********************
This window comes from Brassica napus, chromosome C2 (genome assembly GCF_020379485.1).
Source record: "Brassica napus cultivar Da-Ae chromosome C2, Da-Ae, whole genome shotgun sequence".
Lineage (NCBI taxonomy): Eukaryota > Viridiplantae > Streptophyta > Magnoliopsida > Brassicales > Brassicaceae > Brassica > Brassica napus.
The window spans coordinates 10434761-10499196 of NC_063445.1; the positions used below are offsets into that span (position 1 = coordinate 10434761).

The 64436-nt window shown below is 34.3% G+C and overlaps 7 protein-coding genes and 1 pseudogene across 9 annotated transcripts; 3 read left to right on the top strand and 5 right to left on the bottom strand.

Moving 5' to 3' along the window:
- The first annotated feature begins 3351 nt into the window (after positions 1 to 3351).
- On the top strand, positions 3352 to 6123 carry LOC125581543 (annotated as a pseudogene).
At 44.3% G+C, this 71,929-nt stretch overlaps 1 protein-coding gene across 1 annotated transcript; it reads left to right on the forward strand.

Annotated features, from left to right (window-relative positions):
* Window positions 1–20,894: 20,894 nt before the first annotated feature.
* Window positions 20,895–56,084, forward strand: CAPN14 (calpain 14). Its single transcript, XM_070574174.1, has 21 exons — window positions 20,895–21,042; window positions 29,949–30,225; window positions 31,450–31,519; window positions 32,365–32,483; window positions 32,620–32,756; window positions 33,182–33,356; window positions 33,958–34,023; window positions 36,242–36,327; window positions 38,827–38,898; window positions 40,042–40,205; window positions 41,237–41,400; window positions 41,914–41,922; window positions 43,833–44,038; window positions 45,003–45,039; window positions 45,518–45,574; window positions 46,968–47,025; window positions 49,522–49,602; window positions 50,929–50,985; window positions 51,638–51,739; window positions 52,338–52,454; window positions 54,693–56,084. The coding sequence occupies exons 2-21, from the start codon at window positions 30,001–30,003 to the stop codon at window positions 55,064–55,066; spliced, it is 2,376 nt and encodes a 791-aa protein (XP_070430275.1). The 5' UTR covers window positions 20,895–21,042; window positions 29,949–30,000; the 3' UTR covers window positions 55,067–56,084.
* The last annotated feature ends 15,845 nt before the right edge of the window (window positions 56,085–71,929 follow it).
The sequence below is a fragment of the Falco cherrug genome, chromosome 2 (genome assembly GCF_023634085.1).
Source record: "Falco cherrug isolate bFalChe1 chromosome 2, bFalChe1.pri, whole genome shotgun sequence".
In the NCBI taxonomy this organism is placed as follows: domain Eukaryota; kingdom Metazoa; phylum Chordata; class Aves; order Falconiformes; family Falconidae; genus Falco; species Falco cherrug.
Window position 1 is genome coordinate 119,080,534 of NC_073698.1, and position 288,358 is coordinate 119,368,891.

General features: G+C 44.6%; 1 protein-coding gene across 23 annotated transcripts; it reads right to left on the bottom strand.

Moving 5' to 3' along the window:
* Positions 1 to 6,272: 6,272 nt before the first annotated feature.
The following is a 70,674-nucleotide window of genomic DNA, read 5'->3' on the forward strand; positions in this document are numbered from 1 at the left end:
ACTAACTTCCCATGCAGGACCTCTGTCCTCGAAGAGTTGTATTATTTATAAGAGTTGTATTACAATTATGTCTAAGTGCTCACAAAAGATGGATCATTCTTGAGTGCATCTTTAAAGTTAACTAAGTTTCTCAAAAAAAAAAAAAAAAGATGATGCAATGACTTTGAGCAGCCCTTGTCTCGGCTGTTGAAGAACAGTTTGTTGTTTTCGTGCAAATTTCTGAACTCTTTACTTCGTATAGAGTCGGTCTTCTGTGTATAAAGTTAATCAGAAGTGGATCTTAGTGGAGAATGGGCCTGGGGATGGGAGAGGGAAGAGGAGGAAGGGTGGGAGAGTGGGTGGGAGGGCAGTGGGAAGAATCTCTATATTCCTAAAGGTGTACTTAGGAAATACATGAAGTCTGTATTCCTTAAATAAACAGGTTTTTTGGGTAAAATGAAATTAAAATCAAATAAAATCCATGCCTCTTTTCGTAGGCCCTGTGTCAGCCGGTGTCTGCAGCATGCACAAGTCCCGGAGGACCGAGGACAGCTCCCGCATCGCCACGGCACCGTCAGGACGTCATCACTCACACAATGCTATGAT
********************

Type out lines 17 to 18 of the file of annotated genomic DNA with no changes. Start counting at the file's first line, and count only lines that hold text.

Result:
Window position 1 is genome coordinate 119,080,534 of NC_073698.1, and position 288,358 is coordinate 119,368,891.

General features: G+C 44.6%; 1 protein-coding gene across 23 annotated transcripts; it reads right to left on the bottom strand.